Monday, April 21, 2008

Wells Fargo Caught Pulling Fairbanks Trick

For those who’ve been ‘round the predatory mortgage servicing bay very long, we recall the infamous “BPO” (Broker’s Price Opinion) became more than just an expense to be passed on to Fairbanks’ victims. In fact, not only was it marked up, many of them came from a Fairbanks subsidiary of another name – Residential Real Estate Review and were then marked up by Fairbanks as if they had actually paid someone for it.

Those fraudulent practices must have garnered the attention of giant squaliforme Wells Fargo, because a class-action suit was filed last week in the Louisiana Federal Court for fraudulently created charges for BPO’s (among a few other typically predatory things like mishandling payments).

Given this squaliformes’ size, if a class is certified for trial, one can only guess how many current and former borrowers could see some form of restitution when the settlement is reached.

For those not familiar with how mortgage servicing squaliformes play the fee-stacking game, consider a typical example of how this works and why it works:

BPO’s are authorized in almost all loan documents and can be charged in a situation where the loan is in default, typically when the loan is 30 days late. A payment received past the “grace period” might wind up in suspense while the notice is sent to the borrower, or the servicer may even send the payment back.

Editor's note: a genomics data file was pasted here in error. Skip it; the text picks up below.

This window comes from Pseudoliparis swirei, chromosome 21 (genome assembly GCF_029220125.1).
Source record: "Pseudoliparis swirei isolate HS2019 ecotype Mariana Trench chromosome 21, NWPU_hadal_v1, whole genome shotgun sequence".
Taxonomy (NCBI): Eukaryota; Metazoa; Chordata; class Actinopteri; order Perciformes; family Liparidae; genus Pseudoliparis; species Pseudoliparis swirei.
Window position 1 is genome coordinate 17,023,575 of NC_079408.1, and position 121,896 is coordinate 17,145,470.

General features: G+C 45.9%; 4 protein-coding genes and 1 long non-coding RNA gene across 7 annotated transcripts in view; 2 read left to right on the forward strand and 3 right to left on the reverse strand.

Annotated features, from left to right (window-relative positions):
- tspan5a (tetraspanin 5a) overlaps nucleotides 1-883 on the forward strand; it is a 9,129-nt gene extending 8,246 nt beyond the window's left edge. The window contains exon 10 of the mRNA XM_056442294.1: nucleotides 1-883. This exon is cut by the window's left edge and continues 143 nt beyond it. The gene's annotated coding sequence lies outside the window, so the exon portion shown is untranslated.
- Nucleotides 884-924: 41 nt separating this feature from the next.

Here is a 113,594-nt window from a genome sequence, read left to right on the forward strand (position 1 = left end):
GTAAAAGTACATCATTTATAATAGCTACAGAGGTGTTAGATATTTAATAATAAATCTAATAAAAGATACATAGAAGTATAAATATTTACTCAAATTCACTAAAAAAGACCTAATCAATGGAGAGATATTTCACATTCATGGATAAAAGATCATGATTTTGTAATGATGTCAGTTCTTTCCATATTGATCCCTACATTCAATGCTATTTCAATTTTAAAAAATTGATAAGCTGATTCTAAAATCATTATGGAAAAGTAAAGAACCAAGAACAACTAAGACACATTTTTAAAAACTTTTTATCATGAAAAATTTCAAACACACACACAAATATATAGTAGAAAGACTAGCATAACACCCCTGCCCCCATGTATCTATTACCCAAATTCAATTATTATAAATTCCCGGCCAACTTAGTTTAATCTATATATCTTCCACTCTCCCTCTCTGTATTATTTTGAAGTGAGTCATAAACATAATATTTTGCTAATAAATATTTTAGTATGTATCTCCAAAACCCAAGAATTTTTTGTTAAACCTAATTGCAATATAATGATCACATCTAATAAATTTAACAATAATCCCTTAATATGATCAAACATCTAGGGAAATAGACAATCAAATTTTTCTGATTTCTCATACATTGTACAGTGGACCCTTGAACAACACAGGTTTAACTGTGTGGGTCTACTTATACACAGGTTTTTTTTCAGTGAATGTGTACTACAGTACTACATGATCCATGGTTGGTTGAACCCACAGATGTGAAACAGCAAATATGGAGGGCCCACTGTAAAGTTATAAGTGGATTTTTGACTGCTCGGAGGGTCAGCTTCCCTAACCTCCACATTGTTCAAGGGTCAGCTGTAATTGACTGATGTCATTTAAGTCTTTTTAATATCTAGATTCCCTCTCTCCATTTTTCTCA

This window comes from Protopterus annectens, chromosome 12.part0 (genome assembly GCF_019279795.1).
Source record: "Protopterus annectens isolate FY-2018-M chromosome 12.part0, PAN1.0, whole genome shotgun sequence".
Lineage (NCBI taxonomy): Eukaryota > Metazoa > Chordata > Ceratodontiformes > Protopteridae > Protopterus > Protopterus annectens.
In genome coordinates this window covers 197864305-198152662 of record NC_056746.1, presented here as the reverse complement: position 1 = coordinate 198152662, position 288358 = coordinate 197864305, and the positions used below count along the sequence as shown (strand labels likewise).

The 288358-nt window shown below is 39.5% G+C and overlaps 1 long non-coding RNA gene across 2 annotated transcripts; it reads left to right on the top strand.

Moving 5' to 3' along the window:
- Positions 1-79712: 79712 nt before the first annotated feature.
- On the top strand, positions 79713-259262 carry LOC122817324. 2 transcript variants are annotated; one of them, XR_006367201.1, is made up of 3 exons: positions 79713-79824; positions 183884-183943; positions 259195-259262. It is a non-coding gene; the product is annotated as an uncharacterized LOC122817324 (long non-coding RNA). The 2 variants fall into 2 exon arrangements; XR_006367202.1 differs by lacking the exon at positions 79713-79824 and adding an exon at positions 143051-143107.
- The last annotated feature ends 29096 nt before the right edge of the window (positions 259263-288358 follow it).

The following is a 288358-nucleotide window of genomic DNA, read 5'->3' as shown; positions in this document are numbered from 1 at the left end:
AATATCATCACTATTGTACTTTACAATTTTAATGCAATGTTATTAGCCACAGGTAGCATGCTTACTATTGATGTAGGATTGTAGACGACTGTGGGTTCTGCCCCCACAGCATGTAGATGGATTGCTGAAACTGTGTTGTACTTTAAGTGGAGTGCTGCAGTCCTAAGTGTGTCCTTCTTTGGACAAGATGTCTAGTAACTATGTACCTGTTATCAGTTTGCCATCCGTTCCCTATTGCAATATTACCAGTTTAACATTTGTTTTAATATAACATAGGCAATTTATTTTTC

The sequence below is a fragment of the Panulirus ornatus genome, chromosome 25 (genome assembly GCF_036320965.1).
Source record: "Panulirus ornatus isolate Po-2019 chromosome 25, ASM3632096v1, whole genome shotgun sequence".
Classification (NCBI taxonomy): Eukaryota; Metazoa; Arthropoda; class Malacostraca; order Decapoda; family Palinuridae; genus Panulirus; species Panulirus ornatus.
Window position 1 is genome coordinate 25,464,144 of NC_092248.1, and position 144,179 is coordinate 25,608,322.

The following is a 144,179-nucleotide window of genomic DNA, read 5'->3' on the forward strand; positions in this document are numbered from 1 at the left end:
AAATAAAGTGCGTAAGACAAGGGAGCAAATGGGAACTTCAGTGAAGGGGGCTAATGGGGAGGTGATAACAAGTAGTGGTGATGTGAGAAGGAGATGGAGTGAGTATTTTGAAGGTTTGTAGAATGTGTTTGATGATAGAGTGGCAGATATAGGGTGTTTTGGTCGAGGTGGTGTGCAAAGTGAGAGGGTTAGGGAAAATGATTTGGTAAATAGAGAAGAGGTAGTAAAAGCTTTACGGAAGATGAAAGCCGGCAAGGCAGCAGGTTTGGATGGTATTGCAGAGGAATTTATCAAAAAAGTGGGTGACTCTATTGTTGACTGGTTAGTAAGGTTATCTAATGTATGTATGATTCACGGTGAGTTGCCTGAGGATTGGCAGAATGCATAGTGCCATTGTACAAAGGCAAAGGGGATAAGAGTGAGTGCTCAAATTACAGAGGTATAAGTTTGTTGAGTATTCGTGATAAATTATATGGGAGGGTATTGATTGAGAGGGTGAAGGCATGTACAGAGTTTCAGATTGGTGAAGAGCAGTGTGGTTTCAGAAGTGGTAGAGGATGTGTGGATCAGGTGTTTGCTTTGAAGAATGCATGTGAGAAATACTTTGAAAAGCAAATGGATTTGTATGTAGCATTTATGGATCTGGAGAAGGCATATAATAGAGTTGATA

In any event, when and if the loan gets to the 30 day late term, it is typically in default and an order to get a BPO is almost automatically generated and a fee charged to the borrower.

Legally speaking, and this can’t be considered legal advice, the servicer can’t mark-up the fees it pays to a third party and thus profit from them, but in practice, they have two ways to get around these laws. First, they can pay the bill as invoiced by the service provider and then for all the business they generate for that provider, they get a kickback, or, as in the Fairbanks and Wells cases, they own the service provider and don’t disclose the fact that they aren’t paying anything on a cash-out per-service-act basis.

This one could be hard for Wells to defend on a fact basis; a Bankruptcy Court Judge has already ruled that Well’s has been charging bogus, inflated fees “disguised as third party costs” in bankruptcy filings, including the rather damning comment that their “management practices are questionable.”

How far back this could reach is going to be something only the court or the settlement can determine; were the case presented here, every penny they ever charged for a BPO would be distributed to the class as should the $1,000 per RESPA violation plus the attorney’s fees.

Then we’d get a rope.

The Honorable Judge Roy Bean

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